Eastern brook trout, photo from Trout Unlimited
This article first appeared in the Charlotte Observer on Feb. 27, 2012.
A spot of good news is surfacing for North Carolina’s brook trout, and the anglers who hold their speckled brookies so dear.
Not so long ago, scientists forecast that much of what remained of eastern brook trout habitat would be severely affected by climate change. In fact, it was thought the only native trout in the Eastern United States might vanish from large parts of its southern range, leaving only a few populations concentrated mostly in western North Carolina.
But a new study in progress across seven Southeastern states has found reason to believe that many cold-water streams – those found at elevations where brook trout love to linger – may be less vulnerable to warming temperatures than previously forecast.
The study’s investigator, Andrew Dolloff, is team leader for the cold-water fisheries research unit of the Forest Service’s Southern Research Station in Blacksburg, Va. Brook trout are very sensitive to water temperatures, preferring to live in the cleanest cold water streams below a critical threshold of 69.8 degrees.
“They can survive above this threshold, but making a living is much, much more difficult for them,” Dolloff said.
Brook trout are also one of the most widely spread temperature-sensitive aquatic species in the East. This makes them good indicators for understanding the effects of climate change. “If a trout can’t live somewhere anymore, there’s going to be a whole bunch of other species that can’t live there either,” Dolloff said.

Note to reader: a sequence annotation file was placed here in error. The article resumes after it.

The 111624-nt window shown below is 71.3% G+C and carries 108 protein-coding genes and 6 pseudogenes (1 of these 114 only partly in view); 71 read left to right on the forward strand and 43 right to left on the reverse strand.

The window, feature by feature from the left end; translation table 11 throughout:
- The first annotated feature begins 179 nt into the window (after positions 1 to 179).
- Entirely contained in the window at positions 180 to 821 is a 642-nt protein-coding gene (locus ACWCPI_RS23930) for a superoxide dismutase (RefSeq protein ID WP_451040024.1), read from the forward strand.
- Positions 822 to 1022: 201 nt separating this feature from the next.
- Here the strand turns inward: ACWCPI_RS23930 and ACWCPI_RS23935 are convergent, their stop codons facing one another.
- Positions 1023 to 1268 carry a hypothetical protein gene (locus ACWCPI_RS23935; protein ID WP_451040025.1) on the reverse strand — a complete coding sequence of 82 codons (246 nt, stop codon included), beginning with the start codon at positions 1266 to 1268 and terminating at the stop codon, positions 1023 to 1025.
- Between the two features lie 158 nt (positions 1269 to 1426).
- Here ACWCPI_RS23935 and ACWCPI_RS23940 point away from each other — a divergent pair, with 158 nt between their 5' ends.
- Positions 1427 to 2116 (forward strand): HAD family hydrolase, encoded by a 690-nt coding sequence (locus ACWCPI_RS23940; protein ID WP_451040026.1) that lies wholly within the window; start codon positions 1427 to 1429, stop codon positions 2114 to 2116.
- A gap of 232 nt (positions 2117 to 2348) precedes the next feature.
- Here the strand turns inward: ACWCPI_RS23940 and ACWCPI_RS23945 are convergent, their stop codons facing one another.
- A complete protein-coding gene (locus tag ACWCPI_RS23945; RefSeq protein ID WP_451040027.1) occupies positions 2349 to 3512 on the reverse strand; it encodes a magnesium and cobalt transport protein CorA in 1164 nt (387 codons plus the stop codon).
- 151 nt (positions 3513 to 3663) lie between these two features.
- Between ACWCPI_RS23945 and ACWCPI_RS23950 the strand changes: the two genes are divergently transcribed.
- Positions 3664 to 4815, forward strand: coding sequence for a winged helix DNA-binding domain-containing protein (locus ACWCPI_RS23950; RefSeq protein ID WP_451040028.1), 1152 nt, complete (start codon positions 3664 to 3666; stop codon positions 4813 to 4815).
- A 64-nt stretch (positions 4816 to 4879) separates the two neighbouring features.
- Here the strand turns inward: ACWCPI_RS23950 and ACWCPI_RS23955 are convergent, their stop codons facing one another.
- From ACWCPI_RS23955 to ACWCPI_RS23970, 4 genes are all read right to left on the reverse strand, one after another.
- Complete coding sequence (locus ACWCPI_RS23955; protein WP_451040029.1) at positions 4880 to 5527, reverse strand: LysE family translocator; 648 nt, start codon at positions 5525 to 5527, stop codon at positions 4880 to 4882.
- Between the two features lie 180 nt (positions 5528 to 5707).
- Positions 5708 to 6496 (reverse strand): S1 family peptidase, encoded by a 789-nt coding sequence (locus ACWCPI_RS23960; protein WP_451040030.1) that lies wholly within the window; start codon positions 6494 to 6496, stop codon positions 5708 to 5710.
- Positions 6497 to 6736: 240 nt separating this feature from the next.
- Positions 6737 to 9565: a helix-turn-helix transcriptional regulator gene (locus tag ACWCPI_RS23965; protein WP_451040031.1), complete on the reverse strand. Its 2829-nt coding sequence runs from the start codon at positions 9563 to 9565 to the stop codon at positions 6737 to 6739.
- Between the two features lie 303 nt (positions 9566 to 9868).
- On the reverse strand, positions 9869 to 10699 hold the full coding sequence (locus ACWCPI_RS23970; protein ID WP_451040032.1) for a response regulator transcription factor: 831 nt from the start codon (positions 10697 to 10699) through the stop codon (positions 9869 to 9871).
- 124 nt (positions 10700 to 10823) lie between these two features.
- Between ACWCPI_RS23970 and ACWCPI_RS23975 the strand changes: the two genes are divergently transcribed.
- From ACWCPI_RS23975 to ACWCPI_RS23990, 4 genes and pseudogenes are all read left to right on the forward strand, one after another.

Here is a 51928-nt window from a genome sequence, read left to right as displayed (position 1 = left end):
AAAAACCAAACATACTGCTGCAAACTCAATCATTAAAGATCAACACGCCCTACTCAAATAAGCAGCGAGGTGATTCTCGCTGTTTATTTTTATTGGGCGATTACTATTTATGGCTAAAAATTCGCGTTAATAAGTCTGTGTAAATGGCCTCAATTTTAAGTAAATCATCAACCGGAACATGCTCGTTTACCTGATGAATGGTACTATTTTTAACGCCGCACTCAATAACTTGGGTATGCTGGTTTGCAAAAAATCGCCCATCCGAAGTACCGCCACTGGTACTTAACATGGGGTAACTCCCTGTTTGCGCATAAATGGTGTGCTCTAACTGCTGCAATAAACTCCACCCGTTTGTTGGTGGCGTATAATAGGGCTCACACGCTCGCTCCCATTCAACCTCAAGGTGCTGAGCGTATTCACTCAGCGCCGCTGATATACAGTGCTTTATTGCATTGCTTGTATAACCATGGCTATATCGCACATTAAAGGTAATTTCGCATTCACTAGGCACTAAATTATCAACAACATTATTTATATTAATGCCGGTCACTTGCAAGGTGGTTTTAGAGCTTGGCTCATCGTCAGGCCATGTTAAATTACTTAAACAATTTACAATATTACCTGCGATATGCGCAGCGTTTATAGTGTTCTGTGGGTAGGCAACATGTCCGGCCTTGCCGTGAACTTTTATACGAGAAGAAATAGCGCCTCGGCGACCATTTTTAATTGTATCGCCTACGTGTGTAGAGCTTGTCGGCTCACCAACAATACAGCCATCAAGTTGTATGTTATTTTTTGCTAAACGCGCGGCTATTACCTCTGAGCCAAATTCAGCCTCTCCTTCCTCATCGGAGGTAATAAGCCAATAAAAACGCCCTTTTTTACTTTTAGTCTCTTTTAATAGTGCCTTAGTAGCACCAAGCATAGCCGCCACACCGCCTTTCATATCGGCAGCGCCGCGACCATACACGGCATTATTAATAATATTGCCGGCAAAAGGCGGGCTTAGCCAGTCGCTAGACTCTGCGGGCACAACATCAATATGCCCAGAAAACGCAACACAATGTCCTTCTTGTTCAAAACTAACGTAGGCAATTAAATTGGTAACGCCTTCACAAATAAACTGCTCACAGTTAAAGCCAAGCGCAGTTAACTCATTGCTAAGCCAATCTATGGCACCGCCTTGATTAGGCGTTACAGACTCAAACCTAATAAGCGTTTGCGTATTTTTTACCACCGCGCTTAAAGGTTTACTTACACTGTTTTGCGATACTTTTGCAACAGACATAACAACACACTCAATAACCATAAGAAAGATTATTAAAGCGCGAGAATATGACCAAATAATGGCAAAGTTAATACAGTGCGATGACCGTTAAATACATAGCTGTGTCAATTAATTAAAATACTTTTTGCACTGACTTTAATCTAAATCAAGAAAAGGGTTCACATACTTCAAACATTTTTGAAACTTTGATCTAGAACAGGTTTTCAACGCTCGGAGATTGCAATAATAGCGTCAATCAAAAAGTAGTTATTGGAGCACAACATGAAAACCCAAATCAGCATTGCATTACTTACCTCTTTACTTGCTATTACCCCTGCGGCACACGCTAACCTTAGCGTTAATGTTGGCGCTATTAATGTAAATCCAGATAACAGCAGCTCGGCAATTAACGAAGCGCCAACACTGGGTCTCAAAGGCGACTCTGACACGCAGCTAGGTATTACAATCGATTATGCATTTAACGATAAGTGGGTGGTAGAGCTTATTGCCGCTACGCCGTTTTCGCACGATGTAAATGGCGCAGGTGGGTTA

In 2006, Trout Unlimited released a report that showed a 20 percent reduction in the historic range of brook trout. Trout Unlimited is a not-for-profit organization which protects, conserves and works to restore cold-water streams and rivers in North America. The report also showed that brookies were greatly reduced in an additional 47 percent of their historic range. This led some to question what the future might hold, given predictions of a warming world.
An answer to this question came about, also in 2006, when scientists attempted to scale down findings from a continental-scale model of climate change. The model assumed a correlation between water and air temperatures of about 0.8 degrees. This meant that for every one-degree change in air temperature, they modeled a 0.8-degree change in water temperature.
Most climate-change models predict about a four degree increase in air temperature in the next 100 years, so the study predicted a corresponding 3.2 degree increase in cold-water stream temperatures over the same period. This resulted in a dire forecast that the brook trout’s remaining habitat would contract radically, leaving intact less than half of the habitat that remained.
“It caused a lot of consternation, and rightly so,” Dolloff said. Continue reading